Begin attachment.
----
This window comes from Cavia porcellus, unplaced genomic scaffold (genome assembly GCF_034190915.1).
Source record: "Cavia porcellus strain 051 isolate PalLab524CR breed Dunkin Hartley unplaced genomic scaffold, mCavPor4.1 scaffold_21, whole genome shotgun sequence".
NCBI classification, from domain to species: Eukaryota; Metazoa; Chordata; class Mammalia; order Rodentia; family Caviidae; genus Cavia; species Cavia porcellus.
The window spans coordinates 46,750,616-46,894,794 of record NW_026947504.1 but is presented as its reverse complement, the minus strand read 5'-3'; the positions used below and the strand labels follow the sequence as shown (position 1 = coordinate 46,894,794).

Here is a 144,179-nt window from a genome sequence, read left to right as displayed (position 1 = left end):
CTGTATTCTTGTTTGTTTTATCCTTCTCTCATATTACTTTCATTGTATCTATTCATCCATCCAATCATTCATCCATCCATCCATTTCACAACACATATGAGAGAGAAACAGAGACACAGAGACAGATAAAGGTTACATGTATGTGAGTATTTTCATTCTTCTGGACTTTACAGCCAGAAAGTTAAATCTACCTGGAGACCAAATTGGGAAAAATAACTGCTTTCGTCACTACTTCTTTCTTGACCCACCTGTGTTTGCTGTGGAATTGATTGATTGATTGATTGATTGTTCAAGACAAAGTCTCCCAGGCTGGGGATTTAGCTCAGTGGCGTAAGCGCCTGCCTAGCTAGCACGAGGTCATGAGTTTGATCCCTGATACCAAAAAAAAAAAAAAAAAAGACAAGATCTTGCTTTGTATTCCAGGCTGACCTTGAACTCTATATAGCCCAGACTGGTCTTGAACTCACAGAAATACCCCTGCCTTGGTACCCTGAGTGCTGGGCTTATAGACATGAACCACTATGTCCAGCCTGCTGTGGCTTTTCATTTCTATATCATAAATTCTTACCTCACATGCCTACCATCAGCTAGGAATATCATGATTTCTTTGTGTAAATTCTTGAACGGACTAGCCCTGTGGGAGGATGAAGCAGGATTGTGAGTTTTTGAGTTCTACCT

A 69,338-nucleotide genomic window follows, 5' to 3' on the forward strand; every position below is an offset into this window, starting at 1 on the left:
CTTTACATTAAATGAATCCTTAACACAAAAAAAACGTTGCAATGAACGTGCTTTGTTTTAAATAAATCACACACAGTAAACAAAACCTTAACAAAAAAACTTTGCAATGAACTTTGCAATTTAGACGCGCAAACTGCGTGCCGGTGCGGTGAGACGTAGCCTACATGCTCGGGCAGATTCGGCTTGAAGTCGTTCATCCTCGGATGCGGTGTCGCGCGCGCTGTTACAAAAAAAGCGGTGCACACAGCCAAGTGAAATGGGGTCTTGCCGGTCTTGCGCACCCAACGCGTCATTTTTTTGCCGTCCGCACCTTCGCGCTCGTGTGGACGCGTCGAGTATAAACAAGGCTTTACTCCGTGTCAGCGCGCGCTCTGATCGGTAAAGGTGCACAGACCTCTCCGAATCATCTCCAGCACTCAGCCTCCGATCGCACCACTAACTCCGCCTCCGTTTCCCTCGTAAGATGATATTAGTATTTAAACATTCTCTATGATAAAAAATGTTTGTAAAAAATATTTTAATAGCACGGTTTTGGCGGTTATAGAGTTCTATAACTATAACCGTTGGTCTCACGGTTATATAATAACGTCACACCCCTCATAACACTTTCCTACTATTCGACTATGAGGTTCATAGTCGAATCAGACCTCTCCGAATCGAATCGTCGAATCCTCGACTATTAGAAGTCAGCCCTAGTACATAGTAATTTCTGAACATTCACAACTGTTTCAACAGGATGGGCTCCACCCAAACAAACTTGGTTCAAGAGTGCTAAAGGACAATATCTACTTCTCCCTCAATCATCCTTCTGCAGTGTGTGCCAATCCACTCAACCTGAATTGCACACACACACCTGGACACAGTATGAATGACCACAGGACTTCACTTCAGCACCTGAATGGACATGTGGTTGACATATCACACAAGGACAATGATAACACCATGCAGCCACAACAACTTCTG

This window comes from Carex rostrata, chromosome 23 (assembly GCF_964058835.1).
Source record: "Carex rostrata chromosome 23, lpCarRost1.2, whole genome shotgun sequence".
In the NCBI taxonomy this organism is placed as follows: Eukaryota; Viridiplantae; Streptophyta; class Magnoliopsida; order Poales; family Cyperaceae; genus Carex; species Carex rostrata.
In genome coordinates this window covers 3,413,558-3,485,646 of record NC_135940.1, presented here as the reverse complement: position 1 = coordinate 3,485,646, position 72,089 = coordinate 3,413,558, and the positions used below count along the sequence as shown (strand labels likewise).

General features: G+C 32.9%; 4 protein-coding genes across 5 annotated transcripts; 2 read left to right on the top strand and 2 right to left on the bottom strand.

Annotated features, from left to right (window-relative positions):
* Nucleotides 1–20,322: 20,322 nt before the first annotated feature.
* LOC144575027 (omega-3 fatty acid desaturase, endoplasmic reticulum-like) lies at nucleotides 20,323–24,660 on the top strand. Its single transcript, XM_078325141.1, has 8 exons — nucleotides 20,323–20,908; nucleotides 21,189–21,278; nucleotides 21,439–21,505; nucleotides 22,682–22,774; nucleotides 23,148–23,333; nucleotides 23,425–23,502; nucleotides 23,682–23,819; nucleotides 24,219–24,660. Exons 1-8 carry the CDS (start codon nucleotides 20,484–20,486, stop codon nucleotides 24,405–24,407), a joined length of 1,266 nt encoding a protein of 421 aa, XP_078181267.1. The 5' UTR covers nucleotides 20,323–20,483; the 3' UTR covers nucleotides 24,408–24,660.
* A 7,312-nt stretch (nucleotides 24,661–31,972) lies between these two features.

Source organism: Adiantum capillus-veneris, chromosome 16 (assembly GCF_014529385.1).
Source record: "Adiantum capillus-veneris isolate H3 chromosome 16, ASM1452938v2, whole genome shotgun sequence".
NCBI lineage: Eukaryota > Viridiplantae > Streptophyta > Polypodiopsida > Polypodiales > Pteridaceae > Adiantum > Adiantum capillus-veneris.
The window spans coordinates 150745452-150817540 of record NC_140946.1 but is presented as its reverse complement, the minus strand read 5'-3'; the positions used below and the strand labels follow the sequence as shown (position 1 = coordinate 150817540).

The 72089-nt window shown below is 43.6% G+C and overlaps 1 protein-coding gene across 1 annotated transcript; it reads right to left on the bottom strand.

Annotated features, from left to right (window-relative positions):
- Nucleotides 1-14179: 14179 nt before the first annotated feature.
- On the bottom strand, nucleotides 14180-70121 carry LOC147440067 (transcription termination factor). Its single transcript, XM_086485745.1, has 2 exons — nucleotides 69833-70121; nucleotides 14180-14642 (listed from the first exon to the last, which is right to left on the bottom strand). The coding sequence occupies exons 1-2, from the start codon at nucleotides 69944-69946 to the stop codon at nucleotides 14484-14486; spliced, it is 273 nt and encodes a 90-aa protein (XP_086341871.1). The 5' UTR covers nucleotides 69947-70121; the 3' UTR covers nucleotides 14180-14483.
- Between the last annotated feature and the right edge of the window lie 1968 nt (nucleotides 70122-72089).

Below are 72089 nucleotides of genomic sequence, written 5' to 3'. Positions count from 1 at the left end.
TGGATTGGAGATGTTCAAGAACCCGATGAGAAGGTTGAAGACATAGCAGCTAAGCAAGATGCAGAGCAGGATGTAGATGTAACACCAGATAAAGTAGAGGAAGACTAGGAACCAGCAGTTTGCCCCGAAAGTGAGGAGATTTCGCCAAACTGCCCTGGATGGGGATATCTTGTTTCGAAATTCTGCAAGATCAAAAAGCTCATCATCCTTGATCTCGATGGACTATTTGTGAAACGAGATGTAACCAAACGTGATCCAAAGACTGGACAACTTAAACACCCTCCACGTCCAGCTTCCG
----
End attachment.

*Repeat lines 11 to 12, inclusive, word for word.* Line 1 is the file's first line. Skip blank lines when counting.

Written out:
In the NCBI taxonomy this organism is placed as follows: Eukaryota; Viridiplantae; Streptophyta; class Magnoliopsida; order Poales; family Cyperaceae; genus Carex; species Carex rostrata.
In genome coordinates this window covers 3,413,558-3,485,646 of record NC_135940.1, presented here as the reverse complement: position 1 = coordinate 3,485,646, position 72,089 = coordinate 3,413,558, and the positions used below count along the sequence as shown (strand labels likewise).